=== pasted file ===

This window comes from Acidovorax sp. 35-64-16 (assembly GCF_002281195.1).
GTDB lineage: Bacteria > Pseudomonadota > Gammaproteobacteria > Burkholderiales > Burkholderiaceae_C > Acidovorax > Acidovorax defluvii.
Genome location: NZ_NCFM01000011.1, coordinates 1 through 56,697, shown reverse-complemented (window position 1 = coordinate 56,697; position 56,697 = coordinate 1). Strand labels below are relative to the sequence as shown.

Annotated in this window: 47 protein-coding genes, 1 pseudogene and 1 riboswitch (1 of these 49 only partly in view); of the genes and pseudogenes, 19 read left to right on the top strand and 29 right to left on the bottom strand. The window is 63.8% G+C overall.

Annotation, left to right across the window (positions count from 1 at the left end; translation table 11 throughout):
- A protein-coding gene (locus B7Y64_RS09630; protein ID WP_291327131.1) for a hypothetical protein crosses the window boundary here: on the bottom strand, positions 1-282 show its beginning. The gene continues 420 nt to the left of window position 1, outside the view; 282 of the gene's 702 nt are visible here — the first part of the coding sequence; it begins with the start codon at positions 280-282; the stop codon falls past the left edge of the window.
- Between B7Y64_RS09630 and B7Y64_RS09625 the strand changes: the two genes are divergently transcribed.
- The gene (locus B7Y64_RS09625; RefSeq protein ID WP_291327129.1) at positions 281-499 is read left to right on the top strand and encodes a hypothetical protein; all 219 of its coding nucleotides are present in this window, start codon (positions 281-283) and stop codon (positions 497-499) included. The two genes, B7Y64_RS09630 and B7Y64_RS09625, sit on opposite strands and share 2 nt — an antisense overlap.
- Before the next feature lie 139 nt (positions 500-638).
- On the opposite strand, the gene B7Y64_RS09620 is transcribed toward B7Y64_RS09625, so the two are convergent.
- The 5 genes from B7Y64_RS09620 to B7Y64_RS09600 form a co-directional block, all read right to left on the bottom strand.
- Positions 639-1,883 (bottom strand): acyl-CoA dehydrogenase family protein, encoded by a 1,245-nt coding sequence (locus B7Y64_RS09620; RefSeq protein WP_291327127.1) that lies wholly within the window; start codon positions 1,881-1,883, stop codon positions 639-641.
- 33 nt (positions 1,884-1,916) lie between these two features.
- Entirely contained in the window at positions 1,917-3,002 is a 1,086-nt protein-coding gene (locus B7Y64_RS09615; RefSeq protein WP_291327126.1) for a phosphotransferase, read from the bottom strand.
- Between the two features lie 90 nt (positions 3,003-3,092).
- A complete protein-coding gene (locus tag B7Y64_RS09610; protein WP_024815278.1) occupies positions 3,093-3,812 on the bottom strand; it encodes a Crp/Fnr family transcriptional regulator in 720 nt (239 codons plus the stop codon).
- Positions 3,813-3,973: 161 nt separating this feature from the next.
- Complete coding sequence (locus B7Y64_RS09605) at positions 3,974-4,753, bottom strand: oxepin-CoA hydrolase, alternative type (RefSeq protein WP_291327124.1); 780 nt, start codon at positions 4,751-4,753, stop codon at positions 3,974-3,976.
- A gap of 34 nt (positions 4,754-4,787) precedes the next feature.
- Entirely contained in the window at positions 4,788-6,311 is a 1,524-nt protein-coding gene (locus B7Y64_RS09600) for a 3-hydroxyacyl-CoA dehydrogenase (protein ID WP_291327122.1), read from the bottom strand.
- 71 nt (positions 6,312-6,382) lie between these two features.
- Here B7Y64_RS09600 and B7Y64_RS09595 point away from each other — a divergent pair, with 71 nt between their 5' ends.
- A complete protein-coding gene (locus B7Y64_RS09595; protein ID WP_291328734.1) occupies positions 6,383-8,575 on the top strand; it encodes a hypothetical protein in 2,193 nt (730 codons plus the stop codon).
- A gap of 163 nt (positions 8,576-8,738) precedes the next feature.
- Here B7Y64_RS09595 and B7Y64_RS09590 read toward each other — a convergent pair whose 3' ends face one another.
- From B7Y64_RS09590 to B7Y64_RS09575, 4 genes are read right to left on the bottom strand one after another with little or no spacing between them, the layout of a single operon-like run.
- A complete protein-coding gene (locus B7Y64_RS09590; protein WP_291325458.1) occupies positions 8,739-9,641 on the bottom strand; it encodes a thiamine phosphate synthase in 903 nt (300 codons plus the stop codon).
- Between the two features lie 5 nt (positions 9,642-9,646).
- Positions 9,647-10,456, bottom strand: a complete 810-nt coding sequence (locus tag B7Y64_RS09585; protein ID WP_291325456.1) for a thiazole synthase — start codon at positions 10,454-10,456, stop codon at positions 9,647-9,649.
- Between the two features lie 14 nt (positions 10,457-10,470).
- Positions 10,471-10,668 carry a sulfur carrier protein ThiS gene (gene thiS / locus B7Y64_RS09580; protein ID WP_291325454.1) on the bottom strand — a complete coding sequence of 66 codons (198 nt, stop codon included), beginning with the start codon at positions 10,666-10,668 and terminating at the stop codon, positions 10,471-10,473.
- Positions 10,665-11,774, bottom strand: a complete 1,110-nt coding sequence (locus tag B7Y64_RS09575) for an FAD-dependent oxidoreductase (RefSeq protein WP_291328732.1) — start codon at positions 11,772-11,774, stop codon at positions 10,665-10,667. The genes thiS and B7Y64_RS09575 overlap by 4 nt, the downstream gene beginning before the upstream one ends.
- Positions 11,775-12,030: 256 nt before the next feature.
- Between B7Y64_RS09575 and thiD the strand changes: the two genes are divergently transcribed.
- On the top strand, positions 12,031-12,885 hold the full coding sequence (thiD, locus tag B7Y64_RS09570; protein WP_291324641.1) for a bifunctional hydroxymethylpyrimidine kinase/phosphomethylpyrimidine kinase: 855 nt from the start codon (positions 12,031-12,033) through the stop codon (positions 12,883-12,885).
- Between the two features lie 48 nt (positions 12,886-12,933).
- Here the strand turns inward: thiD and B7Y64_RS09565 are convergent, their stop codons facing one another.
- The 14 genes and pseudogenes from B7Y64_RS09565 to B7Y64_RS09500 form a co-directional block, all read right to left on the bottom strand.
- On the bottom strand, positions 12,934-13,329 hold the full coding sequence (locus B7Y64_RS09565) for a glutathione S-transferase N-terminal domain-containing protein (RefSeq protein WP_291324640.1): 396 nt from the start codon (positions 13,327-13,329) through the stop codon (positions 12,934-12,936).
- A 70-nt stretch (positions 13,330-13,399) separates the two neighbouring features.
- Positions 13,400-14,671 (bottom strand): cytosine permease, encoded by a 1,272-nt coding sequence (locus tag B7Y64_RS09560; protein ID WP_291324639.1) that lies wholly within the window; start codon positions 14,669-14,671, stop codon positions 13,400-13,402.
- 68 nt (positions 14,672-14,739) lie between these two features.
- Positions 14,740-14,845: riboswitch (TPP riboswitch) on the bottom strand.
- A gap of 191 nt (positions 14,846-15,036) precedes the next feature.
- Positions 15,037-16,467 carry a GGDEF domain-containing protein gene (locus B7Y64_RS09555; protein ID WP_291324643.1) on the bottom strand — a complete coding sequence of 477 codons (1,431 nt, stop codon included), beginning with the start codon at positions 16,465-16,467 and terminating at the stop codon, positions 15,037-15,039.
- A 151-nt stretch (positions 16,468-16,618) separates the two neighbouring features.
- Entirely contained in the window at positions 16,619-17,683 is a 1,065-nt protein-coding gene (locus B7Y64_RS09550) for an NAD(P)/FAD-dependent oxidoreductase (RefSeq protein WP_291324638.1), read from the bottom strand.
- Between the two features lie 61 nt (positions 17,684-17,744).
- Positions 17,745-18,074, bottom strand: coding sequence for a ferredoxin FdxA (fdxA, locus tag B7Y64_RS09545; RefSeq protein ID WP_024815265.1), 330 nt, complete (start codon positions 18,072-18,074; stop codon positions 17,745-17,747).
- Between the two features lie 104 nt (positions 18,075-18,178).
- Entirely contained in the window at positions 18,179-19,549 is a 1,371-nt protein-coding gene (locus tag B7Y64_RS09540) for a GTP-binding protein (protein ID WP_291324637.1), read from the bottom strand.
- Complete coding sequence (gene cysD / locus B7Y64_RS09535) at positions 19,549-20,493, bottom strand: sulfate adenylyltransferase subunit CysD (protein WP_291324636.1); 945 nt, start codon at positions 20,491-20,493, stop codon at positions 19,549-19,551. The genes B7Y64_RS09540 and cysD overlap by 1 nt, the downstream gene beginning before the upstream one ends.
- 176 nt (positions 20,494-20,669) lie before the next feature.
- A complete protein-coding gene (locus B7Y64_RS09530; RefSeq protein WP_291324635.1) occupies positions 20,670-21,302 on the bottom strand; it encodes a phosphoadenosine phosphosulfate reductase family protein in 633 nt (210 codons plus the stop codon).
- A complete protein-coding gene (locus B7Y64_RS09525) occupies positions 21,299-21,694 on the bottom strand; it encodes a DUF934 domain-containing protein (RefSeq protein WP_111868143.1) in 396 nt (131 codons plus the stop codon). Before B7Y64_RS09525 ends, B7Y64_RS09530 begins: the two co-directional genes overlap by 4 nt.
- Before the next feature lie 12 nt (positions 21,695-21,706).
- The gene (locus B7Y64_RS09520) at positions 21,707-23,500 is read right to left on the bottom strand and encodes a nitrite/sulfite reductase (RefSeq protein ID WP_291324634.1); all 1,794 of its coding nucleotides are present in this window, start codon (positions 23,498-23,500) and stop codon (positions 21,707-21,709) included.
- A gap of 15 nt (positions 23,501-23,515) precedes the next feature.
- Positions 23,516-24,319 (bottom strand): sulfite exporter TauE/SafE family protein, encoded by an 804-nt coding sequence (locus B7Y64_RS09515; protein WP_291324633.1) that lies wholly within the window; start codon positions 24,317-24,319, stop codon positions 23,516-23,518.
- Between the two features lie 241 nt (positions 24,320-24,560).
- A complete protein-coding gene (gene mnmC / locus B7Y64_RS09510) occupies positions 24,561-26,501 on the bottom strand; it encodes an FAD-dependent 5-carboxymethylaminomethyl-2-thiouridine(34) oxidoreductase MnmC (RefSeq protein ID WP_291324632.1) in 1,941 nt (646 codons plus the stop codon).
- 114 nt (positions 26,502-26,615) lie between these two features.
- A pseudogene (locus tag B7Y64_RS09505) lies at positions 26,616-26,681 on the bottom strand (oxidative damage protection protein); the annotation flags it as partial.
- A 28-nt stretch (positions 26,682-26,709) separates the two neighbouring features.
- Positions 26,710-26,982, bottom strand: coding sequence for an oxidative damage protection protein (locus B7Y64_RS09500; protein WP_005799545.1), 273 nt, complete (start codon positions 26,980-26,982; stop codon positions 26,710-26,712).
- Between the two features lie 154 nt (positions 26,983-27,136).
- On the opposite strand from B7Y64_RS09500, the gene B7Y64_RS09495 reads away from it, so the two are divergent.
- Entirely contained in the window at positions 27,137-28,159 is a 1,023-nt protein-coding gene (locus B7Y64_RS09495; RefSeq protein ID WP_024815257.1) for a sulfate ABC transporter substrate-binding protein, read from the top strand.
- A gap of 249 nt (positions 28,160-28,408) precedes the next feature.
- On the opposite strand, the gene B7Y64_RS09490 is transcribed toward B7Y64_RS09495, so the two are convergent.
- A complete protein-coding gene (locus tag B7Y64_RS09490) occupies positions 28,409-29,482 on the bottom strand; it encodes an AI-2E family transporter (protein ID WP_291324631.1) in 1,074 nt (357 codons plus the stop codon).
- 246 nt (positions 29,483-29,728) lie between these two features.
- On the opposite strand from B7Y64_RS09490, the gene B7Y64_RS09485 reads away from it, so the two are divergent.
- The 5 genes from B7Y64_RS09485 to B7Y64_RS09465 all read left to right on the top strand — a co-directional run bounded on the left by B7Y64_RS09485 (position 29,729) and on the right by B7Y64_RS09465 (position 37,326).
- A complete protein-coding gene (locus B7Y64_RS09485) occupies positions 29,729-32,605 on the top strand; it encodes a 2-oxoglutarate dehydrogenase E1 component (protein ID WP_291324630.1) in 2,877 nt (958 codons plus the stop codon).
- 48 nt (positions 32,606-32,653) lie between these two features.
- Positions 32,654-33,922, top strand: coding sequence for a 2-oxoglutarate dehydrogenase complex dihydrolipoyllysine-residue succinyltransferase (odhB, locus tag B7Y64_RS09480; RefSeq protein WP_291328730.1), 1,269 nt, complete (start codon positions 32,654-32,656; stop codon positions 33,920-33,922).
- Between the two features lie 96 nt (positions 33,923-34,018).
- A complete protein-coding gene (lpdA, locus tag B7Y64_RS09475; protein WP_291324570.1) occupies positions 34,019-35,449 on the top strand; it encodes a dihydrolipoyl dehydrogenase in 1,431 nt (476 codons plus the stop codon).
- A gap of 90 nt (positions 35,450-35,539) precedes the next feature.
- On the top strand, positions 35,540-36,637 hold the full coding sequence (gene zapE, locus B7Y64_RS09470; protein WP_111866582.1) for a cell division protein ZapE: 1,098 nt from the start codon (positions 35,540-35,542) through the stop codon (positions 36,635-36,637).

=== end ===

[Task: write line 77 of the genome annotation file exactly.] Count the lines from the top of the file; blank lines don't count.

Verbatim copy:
- Positions 32,654-33,922, top strand: coding sequence for a 2-oxoglutarate dehydrogenase complex dihydrolipoyllysine-residue succinyltransferase (odhB, locus tag B7Y64_RS09480; RefSeq protein WP_291328730.1), 1,269 nt, complete (start codon positions 32,654-32,656; stop codon positions 33,920-33,922).